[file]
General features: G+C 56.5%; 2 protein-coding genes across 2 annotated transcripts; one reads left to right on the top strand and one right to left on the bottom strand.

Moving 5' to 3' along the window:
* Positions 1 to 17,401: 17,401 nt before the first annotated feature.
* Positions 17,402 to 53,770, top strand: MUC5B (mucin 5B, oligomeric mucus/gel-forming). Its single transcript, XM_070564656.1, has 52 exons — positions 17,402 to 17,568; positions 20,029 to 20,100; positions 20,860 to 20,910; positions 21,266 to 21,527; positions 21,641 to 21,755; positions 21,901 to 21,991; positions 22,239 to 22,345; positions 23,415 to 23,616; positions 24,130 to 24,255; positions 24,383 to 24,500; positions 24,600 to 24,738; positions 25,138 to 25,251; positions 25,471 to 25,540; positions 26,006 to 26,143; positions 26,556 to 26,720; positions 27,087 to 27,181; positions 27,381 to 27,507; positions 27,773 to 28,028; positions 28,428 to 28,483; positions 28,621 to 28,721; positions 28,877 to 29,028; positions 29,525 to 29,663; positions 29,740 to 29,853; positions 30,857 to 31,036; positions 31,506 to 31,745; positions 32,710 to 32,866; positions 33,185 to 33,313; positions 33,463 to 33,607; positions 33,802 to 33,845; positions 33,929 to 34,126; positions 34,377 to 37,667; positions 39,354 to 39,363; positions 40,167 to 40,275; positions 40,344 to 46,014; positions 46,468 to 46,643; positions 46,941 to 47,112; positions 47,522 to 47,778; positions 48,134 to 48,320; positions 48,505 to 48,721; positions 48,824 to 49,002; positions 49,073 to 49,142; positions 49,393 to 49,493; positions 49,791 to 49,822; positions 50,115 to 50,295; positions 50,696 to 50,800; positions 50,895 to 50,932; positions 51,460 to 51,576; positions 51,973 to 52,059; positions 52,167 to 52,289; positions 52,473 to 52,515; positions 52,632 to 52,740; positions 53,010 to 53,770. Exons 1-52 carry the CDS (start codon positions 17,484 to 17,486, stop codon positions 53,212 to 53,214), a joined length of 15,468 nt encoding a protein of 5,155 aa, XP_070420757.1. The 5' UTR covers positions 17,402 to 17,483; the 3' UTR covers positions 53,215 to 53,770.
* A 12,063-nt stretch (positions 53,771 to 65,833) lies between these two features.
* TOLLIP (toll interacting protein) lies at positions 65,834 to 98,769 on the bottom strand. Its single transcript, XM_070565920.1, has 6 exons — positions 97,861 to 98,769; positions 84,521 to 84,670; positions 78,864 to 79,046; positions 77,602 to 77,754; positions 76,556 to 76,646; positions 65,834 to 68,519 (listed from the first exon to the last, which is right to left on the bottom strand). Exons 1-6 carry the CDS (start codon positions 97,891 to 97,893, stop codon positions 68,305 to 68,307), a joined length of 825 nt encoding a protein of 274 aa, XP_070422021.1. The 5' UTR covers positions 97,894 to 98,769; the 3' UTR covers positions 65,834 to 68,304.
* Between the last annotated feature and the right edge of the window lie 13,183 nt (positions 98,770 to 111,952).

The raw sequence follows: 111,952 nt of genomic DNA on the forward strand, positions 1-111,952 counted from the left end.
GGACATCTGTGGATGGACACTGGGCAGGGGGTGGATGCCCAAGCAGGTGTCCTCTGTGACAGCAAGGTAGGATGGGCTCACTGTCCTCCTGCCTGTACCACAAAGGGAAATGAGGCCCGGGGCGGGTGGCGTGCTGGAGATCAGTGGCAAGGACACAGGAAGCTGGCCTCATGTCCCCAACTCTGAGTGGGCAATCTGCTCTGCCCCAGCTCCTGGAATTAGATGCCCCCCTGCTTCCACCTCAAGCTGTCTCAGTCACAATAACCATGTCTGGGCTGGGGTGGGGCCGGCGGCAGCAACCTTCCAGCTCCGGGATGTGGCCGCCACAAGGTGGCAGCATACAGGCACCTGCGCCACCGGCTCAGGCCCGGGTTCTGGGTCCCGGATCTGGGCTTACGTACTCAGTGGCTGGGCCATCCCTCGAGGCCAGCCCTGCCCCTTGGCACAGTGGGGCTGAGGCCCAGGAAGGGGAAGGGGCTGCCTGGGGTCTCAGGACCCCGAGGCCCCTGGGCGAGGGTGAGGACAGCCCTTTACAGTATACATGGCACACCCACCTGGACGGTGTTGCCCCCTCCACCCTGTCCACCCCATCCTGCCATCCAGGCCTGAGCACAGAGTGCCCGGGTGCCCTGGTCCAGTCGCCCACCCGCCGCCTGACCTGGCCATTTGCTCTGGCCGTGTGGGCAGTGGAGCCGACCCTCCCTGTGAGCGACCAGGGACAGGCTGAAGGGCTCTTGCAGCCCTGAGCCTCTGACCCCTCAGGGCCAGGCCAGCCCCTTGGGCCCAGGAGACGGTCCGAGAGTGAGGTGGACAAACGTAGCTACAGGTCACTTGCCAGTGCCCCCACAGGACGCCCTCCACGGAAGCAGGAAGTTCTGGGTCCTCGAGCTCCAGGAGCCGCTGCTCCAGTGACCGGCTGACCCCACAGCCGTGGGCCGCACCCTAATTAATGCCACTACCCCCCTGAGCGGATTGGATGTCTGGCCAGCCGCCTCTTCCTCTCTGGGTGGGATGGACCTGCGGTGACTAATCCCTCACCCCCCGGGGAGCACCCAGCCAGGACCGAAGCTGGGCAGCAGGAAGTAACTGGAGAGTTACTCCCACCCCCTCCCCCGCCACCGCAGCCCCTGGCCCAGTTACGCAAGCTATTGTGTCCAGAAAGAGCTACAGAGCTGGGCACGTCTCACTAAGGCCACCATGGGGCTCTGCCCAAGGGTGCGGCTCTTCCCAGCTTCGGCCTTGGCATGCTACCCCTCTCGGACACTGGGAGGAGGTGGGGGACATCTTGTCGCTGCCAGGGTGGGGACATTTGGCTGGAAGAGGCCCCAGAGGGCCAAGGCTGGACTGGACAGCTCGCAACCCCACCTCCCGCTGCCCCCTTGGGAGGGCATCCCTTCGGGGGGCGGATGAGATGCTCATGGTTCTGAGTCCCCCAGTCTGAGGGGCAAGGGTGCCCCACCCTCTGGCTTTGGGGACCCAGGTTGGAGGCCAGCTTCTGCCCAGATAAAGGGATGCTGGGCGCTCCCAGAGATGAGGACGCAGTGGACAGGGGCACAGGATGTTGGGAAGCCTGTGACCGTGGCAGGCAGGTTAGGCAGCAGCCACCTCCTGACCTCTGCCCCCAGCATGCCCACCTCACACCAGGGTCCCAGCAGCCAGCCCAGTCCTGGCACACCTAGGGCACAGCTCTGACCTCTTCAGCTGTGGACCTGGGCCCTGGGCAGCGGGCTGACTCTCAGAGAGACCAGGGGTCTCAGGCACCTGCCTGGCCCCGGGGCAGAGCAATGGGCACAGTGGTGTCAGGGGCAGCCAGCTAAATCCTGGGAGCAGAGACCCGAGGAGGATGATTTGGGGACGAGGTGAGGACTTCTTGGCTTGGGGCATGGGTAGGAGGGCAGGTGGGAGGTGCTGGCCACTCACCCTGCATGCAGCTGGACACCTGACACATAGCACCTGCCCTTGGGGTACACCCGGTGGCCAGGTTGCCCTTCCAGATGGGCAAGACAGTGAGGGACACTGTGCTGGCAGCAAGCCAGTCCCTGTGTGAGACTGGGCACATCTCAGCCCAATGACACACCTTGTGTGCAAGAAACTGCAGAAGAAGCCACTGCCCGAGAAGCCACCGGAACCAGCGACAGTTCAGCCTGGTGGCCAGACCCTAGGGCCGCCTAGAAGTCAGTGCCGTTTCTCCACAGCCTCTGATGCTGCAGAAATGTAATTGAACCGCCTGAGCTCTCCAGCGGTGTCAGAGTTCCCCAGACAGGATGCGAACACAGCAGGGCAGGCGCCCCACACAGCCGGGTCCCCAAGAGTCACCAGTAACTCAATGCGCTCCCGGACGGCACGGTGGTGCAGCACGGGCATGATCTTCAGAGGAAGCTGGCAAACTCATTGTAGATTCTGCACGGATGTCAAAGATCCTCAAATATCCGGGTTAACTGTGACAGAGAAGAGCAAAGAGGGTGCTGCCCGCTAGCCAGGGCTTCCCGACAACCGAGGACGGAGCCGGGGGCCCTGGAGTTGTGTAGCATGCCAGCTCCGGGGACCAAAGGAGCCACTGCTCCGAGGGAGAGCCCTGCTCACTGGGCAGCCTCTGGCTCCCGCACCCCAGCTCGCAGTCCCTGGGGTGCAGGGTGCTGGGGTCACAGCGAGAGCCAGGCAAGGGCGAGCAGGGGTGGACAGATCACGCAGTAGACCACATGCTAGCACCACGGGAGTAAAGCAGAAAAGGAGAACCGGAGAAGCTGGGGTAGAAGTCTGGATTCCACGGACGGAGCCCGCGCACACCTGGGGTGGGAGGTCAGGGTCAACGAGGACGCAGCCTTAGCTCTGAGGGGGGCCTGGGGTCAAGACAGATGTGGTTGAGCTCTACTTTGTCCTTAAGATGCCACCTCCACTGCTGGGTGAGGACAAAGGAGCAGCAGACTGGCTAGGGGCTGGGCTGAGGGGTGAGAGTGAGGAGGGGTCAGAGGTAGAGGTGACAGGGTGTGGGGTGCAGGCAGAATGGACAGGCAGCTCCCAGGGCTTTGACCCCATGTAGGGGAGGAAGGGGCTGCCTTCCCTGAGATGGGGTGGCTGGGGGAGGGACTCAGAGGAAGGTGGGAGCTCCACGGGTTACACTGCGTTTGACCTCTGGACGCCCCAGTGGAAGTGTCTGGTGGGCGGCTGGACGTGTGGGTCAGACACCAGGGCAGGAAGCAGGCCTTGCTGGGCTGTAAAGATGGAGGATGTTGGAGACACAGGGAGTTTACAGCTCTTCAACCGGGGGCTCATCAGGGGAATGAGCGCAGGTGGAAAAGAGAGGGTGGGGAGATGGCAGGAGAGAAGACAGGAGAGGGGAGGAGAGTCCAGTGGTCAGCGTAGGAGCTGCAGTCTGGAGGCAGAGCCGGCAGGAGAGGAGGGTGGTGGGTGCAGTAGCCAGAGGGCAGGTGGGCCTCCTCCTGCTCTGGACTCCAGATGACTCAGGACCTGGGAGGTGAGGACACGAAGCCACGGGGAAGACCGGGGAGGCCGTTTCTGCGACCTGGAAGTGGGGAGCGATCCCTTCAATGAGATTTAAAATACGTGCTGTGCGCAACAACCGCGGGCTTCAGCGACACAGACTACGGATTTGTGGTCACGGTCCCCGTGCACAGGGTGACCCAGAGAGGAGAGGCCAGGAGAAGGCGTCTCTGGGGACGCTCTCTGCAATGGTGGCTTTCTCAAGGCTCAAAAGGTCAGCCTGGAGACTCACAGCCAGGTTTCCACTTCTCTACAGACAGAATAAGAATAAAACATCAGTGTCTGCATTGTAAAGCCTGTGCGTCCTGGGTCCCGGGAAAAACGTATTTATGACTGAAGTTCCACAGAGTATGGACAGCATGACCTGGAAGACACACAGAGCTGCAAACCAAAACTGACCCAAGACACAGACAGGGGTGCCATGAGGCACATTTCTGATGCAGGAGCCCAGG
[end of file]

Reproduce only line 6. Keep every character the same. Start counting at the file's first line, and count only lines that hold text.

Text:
* TOLLIP (toll interacting protein) lies at positions 65,834 to 98,769 on the bottom strand. Its single transcript, XM_070565920.1, has 6 exons — positions 97,861 to 98,769; positions 84,521 to 84,670; positions 78,864 to 79,046; positions 77,602 to 77,754; positions 76,556 to 76,646; positions 65,834 to 68,519 (listed from the first exon to the last, which is right to left on the bottom strand). Exons 1-6 carry the CDS (start codon positions 97,891 to 97,893, stop codon positions 68,305 to 68,307), a joined length of 825 nt encoding a protein of 274 aa, XP_070422021.1. The 5' UTR covers positions 97,894 to 98,769; the 3' UTR covers positions 65,834 to 68,304.